Sunday, March 4, 2012

Two Hours?

This week was another involved menu, with several steps, and this time a conflict of oven usage - which I solved by finishing up the bread first and then moving on to the main course. Other unanticipated problems reared their obnoxious heads, however ...

First, however, the brownies. (Life is, as ever, uncertain: make dessert first.) It's a straightforward recipe: prepare filling and batter separately, then pour half of the latter into the waiting pan. As usual, I have trouble detecting half, so I would say I ended up with two thirds. Then the cream cheese filling goes on top and jam is dolloped, then swirled in with a knife. Deceptively simple and straightforward, but produces nice layering.

My only mishap here was overestimating the timing, and I blame that on the recipe, which stated that they were done when a few "dry crumbs" stuck to a toothpick. At no point did I have dry crumbs, and from the bottom, I could tell I had burnt these. Take the bottom off before eating and no harm, no foul, however.

Final verdict (brownies): The recipe description says these are rich and truffle-like. I wouldn't go that far, but they are definitely chewy, creamy and delicious. Would make again, possibly with a different kind of jam, just to experiment. Blueberry leaps to mind, for some reason.

Next, I started the pot with the beans, which said they needed to simmer for two hours before being mashed. I foolishly decided to trust in this ...

Onwards to the cornbread, wherein I ended up with a new, entertaining mishap. I cracked four eggs into a ramekin, only to discover that four eggs do not, in fact, quite fit in your average one cup ramekin. Having sloshed some whites onto the floor, I cracked a fifth egg to roughly compensate for it - no yolk, of course. (No joke, either.)

This makes a very thick batter, which pours atop the onion and broccoli mixture and then bakes in the oven. However ...

Final verdict (cornbread): The cornbread and cheddar part of this was wonderful; the broccoli, not so much. It just stuck to the bottom of the skillet and burned - and burned fast enough, while the top was perfectly done, that I know it wasn't a cooking error. I would remake either without the vegetables or mixed in, rather than simply batter poured on top.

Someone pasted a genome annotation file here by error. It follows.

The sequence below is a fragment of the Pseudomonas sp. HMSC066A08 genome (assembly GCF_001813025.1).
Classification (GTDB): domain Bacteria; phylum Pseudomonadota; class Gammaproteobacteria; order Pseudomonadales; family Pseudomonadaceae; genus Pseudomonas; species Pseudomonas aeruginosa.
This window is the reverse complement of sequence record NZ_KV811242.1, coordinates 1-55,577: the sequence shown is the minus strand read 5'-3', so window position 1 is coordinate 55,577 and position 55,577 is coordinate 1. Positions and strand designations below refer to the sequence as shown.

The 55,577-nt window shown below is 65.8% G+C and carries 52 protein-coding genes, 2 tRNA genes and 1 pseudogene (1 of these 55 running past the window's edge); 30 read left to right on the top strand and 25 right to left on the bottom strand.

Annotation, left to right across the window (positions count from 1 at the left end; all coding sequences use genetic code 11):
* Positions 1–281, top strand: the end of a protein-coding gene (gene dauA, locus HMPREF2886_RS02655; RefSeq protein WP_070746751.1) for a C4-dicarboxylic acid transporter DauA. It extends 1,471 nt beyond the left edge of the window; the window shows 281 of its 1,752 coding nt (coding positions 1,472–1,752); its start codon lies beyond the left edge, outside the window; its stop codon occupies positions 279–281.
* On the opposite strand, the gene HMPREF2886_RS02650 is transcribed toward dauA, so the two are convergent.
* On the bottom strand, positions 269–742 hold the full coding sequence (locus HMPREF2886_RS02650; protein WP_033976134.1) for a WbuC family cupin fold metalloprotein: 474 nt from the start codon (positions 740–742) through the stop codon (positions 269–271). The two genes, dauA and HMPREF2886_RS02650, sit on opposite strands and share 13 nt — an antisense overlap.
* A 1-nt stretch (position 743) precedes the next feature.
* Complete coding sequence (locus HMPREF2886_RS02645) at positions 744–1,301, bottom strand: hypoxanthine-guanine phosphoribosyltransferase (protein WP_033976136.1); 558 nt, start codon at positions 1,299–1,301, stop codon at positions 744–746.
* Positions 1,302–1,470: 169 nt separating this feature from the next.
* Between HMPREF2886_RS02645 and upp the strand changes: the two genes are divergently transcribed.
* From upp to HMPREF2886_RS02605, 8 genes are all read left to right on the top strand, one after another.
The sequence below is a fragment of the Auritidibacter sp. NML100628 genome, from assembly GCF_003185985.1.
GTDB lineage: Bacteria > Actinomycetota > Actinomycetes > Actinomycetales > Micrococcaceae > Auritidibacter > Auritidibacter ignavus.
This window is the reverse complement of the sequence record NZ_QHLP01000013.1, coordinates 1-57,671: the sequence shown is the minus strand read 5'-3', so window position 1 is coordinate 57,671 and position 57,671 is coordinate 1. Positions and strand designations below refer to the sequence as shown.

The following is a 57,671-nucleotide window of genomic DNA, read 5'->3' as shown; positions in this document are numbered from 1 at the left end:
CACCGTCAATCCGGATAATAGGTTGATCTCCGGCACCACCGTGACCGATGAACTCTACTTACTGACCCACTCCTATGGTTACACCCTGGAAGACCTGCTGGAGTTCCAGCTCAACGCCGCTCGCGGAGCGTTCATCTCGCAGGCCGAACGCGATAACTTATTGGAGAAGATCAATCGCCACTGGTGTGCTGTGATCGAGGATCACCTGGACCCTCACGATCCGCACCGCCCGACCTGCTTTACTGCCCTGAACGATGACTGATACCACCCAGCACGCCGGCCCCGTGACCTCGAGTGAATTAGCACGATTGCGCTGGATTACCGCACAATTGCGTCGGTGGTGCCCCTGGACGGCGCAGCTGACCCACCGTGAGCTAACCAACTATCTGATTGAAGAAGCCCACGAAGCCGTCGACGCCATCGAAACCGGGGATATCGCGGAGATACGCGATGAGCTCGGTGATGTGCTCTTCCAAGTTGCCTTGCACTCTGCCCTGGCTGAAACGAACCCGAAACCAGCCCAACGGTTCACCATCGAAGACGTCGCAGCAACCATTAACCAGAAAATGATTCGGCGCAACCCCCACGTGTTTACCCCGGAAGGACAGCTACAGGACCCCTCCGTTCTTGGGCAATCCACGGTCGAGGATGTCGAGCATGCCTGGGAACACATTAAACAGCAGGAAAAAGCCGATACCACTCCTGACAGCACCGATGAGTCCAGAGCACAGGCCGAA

Last step, the enchiladas - where I had decided, as the sidebar recommended, to use ground beef rather than pinto beans (since the fried beans were pinto). I'm still a bit put off by tomato sauce, but there's a lean portion here - in fact, arguably not enough for the number of enchiladas that result. I also increased the mealy portion of cheese. The filling is dead simple but hearty: meat / beans, ricotta, bell pepper, cumin and a little cilantro.

That said, these enchiladas are definitely not finger food. They're too limp and precarious to risk picking up in the hand, unless you're resigned to getting messy.

Final verdict (enchiladas): Though simple, this is a surprisingly good and light take on traditional enchiladas. They're not fatty or heavy, and they satisfy.

So about those beans - while the enchiladas waited to go in the oven, I checked on my beans at an hour and fifty minutes ... and they weren't even close to cooked. I cranked the heat up on the pot and gave them another vaguely agitated twenty-some minutes before finally, I had the texture I thought I wanted. I mashed them with a potato masher while the chorizo finished frying up in the pan. Out comes the meat, in goes the dried chili ... and then finally, everything returns to the pan to be fried up with handfuls of cheese stirred in. As it happens, I saved exactly the right amount of bean liquid to get a good consistency.

Final verdict (beans): I wasn't wholly pleased with these - there was an acrid aftertaste - but I think it was my mishap rather than the recipe, and it was ultimately very straightforward. Would try again, possibly with a different kind of chili powder ...

No comments:

Post a Comment